The Massively Controversial 2005 United States Grand Prix
2005 United States Grand Prix

The Massively Controversial 2005 United States Grand Prix

The 2005 United States Grand Prix, held on June 19 at the Indianapolis Motor Speedway, will go down in history as one of the most controversial races in Formula One history. The reason? Only six cars started the race, and all of them were from the same team.

The controversy began during practice and qualifying, when it was discovered that the Michelin tires being used by most teams were not safe to use on the banked turn 13 of the circuit. The turn was redesigned in 2003 to create a 10-degree banking, but it was discovered that the Michelin tires were not strong enough to handle the load. As a result, Michelin advised its teams not to compete in the race due to safety concerns.


This left only the three teams using Bridgestone tires – Ferrari, Jordan, and Minardi – able to compete in the race. The other seven teams, all using Michelin tires, withdrew from the race. This left a total of six cars on the grid – two Ferraris, two Jordans, and two Minardis.

The crowd at the Indianapolis Motor Speedway was understandably unhappy with the situation, and booed and jeered the six cars as they made their way around the track for the formation lap. Once the race began, it quickly became clear that Ferrari was going to dominate, with Michael Schumacher leading from start to finish.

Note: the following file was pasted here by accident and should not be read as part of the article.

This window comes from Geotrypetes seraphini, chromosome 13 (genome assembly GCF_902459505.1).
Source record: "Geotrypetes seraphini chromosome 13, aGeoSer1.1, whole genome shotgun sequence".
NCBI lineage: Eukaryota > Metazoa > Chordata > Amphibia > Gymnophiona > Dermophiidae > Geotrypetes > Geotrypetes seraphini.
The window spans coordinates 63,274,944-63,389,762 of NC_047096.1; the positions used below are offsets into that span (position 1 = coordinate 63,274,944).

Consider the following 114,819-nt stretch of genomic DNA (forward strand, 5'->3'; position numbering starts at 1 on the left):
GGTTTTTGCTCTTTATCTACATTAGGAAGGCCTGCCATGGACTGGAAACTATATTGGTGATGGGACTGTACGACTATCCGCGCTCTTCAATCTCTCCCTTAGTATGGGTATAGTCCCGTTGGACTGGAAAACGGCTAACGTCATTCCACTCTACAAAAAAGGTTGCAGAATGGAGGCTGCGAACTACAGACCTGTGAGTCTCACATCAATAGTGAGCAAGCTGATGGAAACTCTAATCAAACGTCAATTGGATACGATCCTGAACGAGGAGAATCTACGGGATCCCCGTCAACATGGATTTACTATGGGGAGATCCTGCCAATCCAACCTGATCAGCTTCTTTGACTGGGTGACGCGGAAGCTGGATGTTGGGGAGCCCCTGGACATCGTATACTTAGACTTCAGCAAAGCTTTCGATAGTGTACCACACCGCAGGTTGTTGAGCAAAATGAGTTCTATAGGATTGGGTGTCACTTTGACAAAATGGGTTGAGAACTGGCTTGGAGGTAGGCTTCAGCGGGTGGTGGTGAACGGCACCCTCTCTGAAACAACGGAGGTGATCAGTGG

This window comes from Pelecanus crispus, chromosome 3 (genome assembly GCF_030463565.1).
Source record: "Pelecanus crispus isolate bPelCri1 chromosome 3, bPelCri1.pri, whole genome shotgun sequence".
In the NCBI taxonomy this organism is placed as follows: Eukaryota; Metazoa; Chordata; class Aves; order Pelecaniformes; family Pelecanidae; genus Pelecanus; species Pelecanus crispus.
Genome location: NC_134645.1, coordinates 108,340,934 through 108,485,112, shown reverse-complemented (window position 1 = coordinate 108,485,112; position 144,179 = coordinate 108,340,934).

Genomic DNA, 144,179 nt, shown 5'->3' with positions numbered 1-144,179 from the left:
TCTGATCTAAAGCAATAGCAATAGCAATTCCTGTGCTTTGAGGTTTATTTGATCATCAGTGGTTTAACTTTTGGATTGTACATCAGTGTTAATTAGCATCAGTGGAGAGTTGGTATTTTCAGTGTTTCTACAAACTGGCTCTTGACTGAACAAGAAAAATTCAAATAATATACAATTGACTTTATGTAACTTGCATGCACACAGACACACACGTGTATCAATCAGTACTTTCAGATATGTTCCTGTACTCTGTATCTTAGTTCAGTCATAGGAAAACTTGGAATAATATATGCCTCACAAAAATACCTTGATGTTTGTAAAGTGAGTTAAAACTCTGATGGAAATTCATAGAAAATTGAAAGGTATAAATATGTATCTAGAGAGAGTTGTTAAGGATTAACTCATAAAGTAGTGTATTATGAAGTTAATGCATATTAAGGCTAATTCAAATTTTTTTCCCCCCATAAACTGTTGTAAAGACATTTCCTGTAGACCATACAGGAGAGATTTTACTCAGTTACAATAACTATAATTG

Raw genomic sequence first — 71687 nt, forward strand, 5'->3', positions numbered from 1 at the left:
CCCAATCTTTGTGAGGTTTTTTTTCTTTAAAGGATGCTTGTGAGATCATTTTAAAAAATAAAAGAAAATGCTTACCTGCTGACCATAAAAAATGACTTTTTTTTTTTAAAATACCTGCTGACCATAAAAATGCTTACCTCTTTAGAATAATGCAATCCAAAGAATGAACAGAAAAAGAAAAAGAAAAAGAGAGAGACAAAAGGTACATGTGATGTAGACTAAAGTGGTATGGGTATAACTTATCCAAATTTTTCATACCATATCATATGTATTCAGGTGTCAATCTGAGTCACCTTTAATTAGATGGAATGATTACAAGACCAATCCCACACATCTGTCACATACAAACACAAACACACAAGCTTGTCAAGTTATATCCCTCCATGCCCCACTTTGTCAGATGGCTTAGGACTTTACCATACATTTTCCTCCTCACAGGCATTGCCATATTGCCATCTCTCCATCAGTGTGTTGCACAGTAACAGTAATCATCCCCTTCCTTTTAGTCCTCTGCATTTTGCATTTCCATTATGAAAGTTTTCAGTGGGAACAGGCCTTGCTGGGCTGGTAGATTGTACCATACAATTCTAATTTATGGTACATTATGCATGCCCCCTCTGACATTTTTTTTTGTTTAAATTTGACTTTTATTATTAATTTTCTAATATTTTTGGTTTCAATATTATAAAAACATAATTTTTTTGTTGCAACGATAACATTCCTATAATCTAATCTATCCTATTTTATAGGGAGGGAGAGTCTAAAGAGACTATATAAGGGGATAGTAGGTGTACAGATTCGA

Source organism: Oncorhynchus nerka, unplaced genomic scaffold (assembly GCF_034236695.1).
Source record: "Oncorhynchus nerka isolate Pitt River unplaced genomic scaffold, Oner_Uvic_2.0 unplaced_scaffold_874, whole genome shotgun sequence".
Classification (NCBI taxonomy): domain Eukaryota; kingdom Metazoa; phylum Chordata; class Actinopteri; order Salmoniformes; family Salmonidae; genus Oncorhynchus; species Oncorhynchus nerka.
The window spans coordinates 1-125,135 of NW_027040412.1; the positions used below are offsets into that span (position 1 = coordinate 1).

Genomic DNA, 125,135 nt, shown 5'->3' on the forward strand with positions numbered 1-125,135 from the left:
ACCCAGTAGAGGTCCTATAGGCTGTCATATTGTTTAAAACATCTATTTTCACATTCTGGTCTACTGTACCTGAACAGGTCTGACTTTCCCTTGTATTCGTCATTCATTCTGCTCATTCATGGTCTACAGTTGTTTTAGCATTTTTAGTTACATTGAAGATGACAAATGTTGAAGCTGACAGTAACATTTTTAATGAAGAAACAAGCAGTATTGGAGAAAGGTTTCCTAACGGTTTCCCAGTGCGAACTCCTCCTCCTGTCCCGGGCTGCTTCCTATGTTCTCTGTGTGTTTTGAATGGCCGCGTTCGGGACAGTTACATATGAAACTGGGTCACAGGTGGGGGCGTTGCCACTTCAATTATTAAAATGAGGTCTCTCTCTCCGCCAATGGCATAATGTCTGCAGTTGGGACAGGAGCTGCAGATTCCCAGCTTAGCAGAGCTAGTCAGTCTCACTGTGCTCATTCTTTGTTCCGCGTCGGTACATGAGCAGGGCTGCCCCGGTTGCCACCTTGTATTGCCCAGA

Despite the lack of competition, the race was not without incident. On lap 10, Tiago Monteiro’s Jordan suffered a puncture, causing him to spin off the track and into the gravel. He was able to continue, but he was now a lap down on the leaders. On lap 14, Christijan Albers’ Minardi suffered a similar fate, and he too was forced to pit for a new tire.

Schumacher went on to win the race, followed by his teammate Rubens Barrichello. Tiago Monteiro finished in third place, a lap down on the Ferraris. The other three cars all retired from the race due to mechanical issues.

The fallout from the race was immense. The seven teams that withdrew were fined for breach of contract, and the FIA announced that it would launch an investigation into the matter. Michelin also faced criticism for its handling of the situation, with many accusing the company of prioritizing safety over competition.

In the end, the 2005 United States Grand Prix was a black mark on the history of Formula One. The lack of competition and the controversy surrounding the race made it one of the most infamous events in the sport’s history.